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Aerospace Pump Test Stand

Aerospace Manufacturer Relies on The Hope Group for Design and Construction of Pump Testing System

When a New England based aerospace company specializing in providing an array of flight control system products to both commercial and military establishments was seeking a turn-key testing solution for qualifying the integrity of avionic pumps. which are used to provide cooling to vital electronic systems in high altitude aircraft, they reached out to the automation specialists at The Hope Group. With a spike in orders for cooling systems and a robust forecast for future demand, the company had an immediate need to upgrade its pump testing systems to meet production goals.

The customer’s project engineers met with THG personnel to discuss the overall requirements for the new test stand. They determined that the test equipment would test each manufactured pump for compliance to standards and be able to select the destructive testing for extreme conditions including high/low temperatures, shock, varying pressures, lightning strikes, voltage spikes, voltage drop, and precise flows. This full range of environmental conditions would simulate what the aircraft might experience in flight, particularly at high altitudes. Aside from simulation, the test equipment would also require a degree of data collection and input into data acquisition modules. Al of this would require specialized software to be programmed in the data acquisition equipment to the individual control system components that create the extreme environmental conditions.

Aerospace Pump Test Stand

Partnerships Promote Effectiveness

Recognizing the delivery time line, the need for specialized data acquisition and electronic controls expertise, the team at THG recruited an established controls company, with whom it had collaborated successfully in the past. The partnering company’s expertise of automated testing, data acquisition, and electronic control systems meshed seamlessly with its systems engineering, product component selection, fabrication/assembly and final testing capabilities. From the beginning, this was a true partnership, with “one face” to the customer.

The aerospace pump manufacturer was delighted with the arrangement and with the degree of expertise that all parties brought to the table. As with most projects of this magnitude, there were a number of face-to-face meetings, which included the following: quote review, engineered system design, product verification, planned step-by-step test sequencing, purchase order placement, timeline delivery meetings, on-site fabrication inspections, and final testing. With all three parties present at each event, all communications were direct so decisions could be made rapidly.

The test stand included the controls company’s LabVIEW software and electronic data acquisition modules, which were integrated into a structural aluminum frame. The THG team designed the circuitry for the sophisticated system used to create the varying flight conditions. It selected the components, fabricated the assembly, connected the fluid lines, and wire the integrated electronic components to the data acquisition modules. A peek at the components bill of material shows an array of chillers, flow meters, heaters, pressure sensors, temperature sensors, shutoff/metering valves, gauges, proportional directional valves, a custom fluid tank, connecting tubing/hose, fluid connectors, motorized ball valves, AC/DC and high voltage power supplies mounted in an electrical cabinet, fluid filters, relief valves, and pneumatic controls.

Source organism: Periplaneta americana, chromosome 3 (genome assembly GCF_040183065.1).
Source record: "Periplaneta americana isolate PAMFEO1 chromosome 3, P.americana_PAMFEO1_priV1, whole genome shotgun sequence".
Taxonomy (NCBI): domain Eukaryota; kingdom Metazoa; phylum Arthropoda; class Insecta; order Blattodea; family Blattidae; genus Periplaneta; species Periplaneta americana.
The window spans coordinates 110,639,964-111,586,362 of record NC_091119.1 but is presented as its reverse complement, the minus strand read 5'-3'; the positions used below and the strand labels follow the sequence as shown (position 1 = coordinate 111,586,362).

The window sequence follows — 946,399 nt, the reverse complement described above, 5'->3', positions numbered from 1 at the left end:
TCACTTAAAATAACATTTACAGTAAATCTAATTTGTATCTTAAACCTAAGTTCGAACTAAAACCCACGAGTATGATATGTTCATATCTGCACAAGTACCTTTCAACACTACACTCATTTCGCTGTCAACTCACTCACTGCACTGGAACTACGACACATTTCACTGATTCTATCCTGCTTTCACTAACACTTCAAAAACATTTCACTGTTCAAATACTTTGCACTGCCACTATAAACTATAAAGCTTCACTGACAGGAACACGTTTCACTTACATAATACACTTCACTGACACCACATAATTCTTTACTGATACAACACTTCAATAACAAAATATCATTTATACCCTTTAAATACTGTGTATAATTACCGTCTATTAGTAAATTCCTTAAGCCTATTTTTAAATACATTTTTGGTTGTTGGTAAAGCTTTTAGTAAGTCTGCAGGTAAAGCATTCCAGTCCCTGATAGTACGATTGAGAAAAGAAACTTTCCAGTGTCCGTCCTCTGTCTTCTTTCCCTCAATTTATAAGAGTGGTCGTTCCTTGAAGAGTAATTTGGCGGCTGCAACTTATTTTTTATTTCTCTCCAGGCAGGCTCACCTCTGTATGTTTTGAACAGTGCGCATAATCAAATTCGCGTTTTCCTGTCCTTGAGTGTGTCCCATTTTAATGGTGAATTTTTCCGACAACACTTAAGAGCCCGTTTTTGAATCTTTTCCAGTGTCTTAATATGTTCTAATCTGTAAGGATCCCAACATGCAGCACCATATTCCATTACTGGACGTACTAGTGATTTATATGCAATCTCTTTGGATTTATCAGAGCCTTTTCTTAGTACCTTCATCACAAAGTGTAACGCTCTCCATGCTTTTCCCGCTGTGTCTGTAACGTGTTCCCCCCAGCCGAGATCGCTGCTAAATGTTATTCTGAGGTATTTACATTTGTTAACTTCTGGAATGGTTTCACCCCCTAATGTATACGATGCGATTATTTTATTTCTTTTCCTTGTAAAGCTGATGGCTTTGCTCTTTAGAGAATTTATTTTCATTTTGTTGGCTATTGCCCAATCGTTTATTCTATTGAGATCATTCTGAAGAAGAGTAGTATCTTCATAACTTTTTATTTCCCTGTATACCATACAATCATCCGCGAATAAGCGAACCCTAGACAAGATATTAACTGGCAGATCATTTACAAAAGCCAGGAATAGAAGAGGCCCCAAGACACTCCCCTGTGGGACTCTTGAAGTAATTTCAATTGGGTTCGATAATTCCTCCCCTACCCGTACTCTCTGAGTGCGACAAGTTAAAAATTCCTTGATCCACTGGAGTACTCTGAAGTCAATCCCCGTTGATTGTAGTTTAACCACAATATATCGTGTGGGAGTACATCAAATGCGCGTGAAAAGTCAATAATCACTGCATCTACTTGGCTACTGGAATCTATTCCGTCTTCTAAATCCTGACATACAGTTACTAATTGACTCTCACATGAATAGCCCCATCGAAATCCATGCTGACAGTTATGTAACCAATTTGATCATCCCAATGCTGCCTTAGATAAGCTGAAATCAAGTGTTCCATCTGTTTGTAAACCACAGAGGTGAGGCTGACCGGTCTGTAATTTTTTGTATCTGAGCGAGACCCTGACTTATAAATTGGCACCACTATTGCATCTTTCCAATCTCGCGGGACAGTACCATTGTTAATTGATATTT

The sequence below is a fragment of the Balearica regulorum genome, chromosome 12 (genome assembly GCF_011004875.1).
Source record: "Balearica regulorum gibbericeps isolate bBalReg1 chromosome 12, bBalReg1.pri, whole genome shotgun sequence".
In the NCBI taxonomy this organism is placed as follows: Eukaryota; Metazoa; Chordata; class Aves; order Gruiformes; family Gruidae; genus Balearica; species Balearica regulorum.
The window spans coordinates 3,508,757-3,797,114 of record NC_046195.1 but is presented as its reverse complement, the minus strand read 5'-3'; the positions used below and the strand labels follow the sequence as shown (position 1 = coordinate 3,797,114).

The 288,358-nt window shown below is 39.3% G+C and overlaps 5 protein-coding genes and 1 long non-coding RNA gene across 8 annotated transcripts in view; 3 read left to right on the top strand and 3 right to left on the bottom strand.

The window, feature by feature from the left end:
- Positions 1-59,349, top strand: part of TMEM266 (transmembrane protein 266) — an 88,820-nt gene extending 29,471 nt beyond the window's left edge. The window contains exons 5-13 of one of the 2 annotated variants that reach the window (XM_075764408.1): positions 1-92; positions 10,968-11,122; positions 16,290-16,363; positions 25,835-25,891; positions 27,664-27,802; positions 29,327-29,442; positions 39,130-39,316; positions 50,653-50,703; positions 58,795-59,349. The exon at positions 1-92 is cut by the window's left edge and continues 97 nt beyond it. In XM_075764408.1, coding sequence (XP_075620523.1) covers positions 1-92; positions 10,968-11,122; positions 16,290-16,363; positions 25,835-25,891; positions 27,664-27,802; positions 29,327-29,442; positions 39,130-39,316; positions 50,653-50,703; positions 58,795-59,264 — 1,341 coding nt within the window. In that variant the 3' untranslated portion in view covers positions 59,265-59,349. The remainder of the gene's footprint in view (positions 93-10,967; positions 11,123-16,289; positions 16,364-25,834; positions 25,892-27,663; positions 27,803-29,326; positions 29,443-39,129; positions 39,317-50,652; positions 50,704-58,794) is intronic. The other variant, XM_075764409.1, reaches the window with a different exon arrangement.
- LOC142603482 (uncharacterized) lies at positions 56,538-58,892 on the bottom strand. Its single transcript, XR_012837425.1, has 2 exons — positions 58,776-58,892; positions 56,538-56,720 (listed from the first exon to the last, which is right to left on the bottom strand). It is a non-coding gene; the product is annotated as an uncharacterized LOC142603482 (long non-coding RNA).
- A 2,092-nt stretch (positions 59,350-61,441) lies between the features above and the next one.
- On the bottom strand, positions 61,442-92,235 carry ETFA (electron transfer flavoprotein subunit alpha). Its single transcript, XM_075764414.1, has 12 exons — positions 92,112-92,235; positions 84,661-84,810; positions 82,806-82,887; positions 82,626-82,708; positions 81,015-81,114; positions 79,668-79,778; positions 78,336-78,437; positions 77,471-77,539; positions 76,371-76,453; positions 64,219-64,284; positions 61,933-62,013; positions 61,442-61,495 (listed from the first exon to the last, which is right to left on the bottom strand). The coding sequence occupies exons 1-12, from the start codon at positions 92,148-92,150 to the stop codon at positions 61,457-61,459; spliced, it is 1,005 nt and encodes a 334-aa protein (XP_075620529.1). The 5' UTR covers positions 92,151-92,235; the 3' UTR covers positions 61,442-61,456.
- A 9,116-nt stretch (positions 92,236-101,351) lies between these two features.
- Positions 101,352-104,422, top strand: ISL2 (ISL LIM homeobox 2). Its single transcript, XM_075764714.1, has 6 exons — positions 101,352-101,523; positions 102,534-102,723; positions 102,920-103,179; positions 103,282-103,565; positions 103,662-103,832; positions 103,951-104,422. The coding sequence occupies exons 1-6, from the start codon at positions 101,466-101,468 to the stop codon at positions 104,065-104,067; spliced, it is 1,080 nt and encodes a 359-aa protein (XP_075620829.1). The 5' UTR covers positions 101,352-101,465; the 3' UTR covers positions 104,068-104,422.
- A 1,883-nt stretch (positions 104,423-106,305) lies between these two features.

Successful Witness Testing

With the fabrication process completed, final witness testing and acceptance was performed at THG’s 60,000 square foot manufacturing, warehouse and headquarters facility in Northborough MA. The equipment tested the pumps for functional capability, for flow, pressure, temperature, power consumption and overall quality. To test the pump’s integrity under different temperature conditions, the testing equipment’s heating and cooling devices varied the temperature of the fluid being pumped. Back pressuring the system coolant fluid with variable orifice proportional valves created changing pressure conditions. Voltage spikes, voltage drops, and a lightning hit simulation were controlled through high and low voltage power supplies. Meanwhile, an array of sensors linked to the data acquisition modules monitored pressure, temperature, voltage, and flow characteristics for reference and analysis. Finally, after the step-by-step testing was completed, all lines and components were purged of the propylene glycol and de-ionized water test fluid.

All testing was performed within the confines of the aluminum framed assembly. A spray shield surrounded the pump test area for safety in the event of a fluid rupture during pressure testing. Aluminum framed carts were constructed to transport each pump to and from the test rig. With initial test acceptance completed, the test assembly was then disassembled and shipped to the pump manufacturer’s location. A team of THG technicians reassembled and shipped to the pump manufacturer’s location. A team of THG technicians reassembled the entire test stand in the designated area on the manufacturer’s floor. The new test stand increased production by 25 percent, reinforced quality verification, and occupied 33 percent less floor space than the old method. In every way, the product created a positive impact on the customer’s bottom line.